About 1926 Oregon Trail Silver Commemoratives
The 1926 Oregon Trail half dollar is the first of several issues of this particular commemorative type – one that was struck until 1939. It reigns as the longest-produced design during the entire classic commemorative series, having been struck over the course of 14 years.
Many say the Oregon half dollar is one of the earliest types of commemoratives that was really afflicted by the abuses and manipulation that eventually brought an end to the commemorative coin program of 1892-1954. Regardless of the controversy surrounding this coin, which will be touched on in this and other listings for this piece, the Oregon half dollar is largely regarded as one of the most beautiful coins the United States Mint ever produced. It honors the 2,000-mile Oregon Trail and the many pioneers who charted the path and died along the route. The 1926 issues were sold for $1 each.
The coin was designed by husband-and-wife coin-designing team James Earle Fraser and Laura Gardin Fraser. The obverse shows a Native American standing before a geographical map of the continental United States, with an indication of the actual Oregon Trail across the applicable portion of map. The reverse shows a cattle-drive stagecoach rolling over a hill with a large sunset shining in the background.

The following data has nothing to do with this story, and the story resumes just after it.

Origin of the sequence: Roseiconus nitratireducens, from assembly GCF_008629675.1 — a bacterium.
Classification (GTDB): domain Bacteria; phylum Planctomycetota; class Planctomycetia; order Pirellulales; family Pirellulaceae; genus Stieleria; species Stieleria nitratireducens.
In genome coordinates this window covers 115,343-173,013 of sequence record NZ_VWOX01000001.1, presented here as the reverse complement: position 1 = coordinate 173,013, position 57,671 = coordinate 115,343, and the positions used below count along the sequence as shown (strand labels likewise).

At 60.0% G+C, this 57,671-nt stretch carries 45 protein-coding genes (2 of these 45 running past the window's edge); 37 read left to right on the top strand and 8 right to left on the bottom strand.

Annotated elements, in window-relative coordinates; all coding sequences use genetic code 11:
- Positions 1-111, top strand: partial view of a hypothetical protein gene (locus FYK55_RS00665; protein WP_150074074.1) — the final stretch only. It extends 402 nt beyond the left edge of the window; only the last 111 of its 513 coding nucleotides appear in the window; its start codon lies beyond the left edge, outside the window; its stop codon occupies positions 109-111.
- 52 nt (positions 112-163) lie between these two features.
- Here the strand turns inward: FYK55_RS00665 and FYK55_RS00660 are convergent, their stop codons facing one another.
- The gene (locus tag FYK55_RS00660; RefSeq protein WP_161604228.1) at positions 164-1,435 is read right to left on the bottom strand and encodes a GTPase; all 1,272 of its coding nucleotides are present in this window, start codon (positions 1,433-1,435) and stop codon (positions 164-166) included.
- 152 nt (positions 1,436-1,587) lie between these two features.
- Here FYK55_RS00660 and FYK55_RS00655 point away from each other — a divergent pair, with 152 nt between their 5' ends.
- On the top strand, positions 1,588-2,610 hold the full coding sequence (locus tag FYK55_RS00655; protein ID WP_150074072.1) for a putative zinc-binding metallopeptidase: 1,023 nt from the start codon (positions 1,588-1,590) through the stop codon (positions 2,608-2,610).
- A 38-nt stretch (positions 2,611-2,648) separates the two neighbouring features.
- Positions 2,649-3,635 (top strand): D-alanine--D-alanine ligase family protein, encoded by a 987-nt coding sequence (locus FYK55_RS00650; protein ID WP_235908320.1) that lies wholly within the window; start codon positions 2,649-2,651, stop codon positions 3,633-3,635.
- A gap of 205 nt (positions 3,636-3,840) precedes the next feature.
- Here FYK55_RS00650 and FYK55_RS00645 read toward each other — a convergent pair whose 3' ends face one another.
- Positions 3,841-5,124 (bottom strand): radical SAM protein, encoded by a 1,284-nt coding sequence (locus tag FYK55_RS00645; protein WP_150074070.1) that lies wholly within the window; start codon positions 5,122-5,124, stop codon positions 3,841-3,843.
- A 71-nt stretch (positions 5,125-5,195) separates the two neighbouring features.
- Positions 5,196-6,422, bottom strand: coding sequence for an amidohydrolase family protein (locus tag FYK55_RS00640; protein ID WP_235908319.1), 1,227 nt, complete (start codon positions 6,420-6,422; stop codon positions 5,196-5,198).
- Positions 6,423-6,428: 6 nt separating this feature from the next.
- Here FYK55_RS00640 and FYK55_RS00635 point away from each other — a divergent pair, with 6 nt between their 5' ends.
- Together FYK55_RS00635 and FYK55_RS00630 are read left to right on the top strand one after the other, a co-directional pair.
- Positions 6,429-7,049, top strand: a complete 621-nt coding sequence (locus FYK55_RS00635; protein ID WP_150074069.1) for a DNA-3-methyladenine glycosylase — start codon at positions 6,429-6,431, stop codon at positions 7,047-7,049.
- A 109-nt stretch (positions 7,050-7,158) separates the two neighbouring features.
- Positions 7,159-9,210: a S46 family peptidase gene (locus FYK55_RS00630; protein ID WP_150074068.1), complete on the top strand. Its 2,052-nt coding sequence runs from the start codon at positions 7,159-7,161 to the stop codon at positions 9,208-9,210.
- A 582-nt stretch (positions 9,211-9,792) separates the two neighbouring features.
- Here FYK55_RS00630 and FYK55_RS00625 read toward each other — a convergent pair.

In its first year of issue, the 1926 Oregon Trail half dollar saw production at the Philadelphia and San Francisco Mints. The Philadelphia and San Francisco offered a combined 131,010 examples, and most of the available specimens today are known in uncirculated grades. They are usually encountered in the grades of AU-MS65, with higher-grading pieces proving scarce. No Oregon half dollars were minted in 1927, and the next batch would come from Philadelphia in 1928.
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